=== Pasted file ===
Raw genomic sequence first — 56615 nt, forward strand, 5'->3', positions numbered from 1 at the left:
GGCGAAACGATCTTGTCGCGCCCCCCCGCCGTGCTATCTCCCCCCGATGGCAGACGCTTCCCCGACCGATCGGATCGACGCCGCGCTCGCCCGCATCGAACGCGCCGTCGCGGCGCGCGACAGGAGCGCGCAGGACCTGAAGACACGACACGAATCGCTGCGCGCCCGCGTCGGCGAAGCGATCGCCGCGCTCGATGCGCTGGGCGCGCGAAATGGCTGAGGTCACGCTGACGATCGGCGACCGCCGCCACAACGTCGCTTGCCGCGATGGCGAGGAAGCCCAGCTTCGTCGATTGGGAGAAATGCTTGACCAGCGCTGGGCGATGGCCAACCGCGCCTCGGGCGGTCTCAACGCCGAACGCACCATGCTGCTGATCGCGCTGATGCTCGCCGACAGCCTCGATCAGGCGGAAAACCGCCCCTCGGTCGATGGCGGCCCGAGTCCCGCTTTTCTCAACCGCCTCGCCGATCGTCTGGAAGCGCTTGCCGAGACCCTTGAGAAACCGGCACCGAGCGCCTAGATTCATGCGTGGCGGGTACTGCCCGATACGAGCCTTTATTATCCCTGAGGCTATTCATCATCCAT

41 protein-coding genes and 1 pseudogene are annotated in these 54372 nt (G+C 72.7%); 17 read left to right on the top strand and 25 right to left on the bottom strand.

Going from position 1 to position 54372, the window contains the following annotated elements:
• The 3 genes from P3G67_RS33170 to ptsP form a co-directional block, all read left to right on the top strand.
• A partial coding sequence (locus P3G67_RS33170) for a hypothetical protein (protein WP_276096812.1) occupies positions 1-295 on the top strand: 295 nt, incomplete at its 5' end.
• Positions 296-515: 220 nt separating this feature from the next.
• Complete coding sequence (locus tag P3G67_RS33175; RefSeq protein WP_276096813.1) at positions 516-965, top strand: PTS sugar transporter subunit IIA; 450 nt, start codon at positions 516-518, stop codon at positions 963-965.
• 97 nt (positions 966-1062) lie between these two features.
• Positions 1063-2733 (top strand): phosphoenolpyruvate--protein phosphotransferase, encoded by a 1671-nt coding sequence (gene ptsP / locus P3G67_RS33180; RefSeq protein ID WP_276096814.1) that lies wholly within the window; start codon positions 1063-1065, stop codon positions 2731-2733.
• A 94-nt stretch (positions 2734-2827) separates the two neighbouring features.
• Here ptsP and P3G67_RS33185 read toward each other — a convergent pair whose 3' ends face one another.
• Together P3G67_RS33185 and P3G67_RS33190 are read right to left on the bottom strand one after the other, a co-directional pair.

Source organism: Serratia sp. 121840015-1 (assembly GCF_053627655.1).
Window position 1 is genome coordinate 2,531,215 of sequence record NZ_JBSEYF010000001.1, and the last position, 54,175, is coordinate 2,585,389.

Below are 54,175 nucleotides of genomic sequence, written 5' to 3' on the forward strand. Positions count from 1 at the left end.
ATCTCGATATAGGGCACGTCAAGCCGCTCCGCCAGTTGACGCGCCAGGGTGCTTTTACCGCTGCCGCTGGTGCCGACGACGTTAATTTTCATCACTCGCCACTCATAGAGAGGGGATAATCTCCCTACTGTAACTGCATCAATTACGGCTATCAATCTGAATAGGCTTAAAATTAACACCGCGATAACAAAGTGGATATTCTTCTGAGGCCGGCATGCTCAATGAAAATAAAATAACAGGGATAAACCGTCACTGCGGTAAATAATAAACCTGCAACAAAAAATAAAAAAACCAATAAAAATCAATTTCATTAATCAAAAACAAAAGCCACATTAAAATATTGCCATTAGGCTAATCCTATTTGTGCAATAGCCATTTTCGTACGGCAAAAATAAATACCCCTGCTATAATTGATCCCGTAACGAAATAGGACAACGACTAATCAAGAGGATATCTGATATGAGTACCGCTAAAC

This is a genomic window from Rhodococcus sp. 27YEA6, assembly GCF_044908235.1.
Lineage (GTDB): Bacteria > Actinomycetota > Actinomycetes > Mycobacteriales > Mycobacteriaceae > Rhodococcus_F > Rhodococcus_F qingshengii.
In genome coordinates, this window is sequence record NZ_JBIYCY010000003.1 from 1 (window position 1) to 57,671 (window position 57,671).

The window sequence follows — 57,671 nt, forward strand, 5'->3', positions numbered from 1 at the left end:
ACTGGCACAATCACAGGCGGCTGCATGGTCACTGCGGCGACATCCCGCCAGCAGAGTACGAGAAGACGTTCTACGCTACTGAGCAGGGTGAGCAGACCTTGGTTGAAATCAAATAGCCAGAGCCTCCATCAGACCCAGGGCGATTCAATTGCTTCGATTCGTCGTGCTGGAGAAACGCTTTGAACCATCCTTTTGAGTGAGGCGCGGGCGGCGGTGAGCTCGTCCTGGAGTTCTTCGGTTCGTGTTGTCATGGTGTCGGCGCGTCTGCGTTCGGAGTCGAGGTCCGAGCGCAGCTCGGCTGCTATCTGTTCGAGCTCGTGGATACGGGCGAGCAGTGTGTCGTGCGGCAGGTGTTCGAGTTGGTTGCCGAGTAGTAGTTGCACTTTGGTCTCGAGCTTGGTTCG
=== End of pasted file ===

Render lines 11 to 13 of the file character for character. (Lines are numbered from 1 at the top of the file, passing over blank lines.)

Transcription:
• A 94-nt stretch (positions 2734-2827) separates the two neighbouring features.
• Here ptsP and P3G67_RS33185 read toward each other — a convergent pair whose 3' ends face one another.
• Together P3G67_RS33185 and P3G67_RS33190 are read right to left on the bottom strand one after the other, a co-directional pair.